By Gloria Schwartz
Historically, most medical studies have been conducted using male subjects. Women are significantly underrepresented in research on some of the top killers of women, such as cardiovascular disease, lung cancer and Alzheimer’s disease. https://tinyurl.com/y8qpsu8q
Trials that exclude women are potentially hazardous to women’s health. Ignoring biological sex differences and adjusting the prescribed dosages or making other modifications to account for women’s generally smaller stature is often inadequate. Women want and deserve to be included in studies and have the medical research gender gap closed.
A study of some 20,000 Americans who received CPR in public found that women are less likely to be given CPR than men. Fear of pressing too hard and harming a woman, as well as concern about exposing and accidentally touching a woman’s breasts, may deter people from performing CPR on women in public. The study found that 39 per cent of women who had a cardiac arrest in public received CPR versus 45 per cent of men, and men have a 23 per cent greater chance of survival. Better CPR training (e.g., use of female mannequins for practice and in-class discussion of this gender issue) may alleviate the problem. Perhaps CPR techniques performed on women should be different to provide better outcomes. https://tinyurl.com/y3485vsq
When women present symptoms to their physician or other health care providers, they are more likely than men to be underdiagnosed or undertreated, regardless of the gender of the provider. For example, men and women may present with or discuss different heart attack symptoms. Because women may have atypical symptoms (e.g., fatigue, nausea, back pain) and not the classic chest pains, women are more likely to be undertreated, or given diagnostic tests and treatments based on cardiac research done on men, resulting in poorer outcomes. In 2016, the American Heart Association released its first scientific statement on women’s heart attacks, including a host of recommendations. https://tinyurl.com/y23zw9qf
When men tell their doctor they’ve been experiencing chest pains or other heart attack symptoms, they are more likely to be referred for testing or sent directly to the ER. Women need to advocate for themselves, demand tests and basically to be taken seriously, but the onus shouldn’t be on the patients. Medical professionals should be trained to be aware of gender bias, have better knowledge of different symptoms in men versus women, and ensure they take their patients’ concerns seriously. Familiarize yourself with women’s heart attack symptoms (https://tinyurl.com/y9wbjl5a). Women want and deserve to be heard, acknowledged and treated appropriately.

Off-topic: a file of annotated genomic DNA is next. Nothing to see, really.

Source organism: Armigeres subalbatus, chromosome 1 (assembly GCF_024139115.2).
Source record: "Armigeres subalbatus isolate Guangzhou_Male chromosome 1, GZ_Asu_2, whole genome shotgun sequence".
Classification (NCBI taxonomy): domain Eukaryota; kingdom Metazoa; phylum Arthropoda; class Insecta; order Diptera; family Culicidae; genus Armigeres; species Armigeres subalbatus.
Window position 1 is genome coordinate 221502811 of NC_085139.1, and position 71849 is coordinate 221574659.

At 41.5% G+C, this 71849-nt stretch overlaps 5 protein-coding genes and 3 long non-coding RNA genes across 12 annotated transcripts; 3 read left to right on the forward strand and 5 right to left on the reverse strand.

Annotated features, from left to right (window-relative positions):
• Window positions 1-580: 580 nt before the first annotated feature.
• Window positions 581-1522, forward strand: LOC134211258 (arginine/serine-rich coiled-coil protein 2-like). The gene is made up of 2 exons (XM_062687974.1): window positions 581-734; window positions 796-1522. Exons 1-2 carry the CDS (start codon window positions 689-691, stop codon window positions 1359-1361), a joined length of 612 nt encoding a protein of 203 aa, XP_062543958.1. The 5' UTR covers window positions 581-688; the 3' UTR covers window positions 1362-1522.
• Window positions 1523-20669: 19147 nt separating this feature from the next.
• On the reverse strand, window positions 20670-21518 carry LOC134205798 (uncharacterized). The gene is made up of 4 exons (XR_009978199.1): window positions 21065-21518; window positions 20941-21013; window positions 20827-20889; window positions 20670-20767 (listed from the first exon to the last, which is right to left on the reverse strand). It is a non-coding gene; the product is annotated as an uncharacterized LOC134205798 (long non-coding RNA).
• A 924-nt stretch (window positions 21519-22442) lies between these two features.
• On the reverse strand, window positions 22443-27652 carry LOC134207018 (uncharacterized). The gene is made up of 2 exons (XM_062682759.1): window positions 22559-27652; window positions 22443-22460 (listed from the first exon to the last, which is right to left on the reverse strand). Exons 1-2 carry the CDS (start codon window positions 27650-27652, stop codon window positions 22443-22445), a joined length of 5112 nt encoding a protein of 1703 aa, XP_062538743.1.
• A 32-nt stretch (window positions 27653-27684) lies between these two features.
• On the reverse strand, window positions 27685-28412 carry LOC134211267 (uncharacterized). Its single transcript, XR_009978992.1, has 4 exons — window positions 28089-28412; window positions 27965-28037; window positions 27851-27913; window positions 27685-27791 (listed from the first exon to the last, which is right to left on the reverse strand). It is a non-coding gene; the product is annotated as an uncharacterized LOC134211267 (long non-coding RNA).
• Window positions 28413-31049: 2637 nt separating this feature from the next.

Women are the prime target audience of television daytime talk shows. I recently caught a segment of “The Social” featuring a homeopath/chiropractor demonstrating yoga-style exercises. This guest made some claims that I found to be factually inaccurate – such as stating that holding the dancer yoga pose for 20-30 seconds gives you a “calorie burn.” The gullible co-hosts seemed very excited that they could burn extra calories in just a few seconds. The fact is that holding any single pose for a few seconds burns an insignificant number of calories. You burn calories all the time, even when you sit or sleep. You burn approximately four to six calories per minute in a 30-minute yoga session. Therefore, you expend a mere two to three calories of energy by holding a given pose for 20-30 seconds. Yoga is not a high calorie-burning form of exercise, though it does have other benefits. Women want and deserve reputable “experts” who provide truthful information in the media.
Some exercise equipment is designed without consideration for women’s anatomy. I can tell which machines did not have design input from women. Machines that require the user to press her chest against a pad, such as the prone leg curl, can be uncomfortable. They should have an impression in the pad to allow space for women’s breasts. Machines that lack seat adjustments may be uncomfortable for shorter women. For example, some stationary bikes have seat height adjustments, but the seat cannot be moved closer to the handlebars. Some machines are too heavy by default for women who are petite or just building up their strength. For example, some calf-raise machines require a minimum lift of 20 pounds. Some gyms have a few lighter dumbbells (under 15 pounds) which is what the vast majority of women use. Yet, those gyms have numerous extremely heavy weights. Women want and deserve exercise equipment that addresses their needs.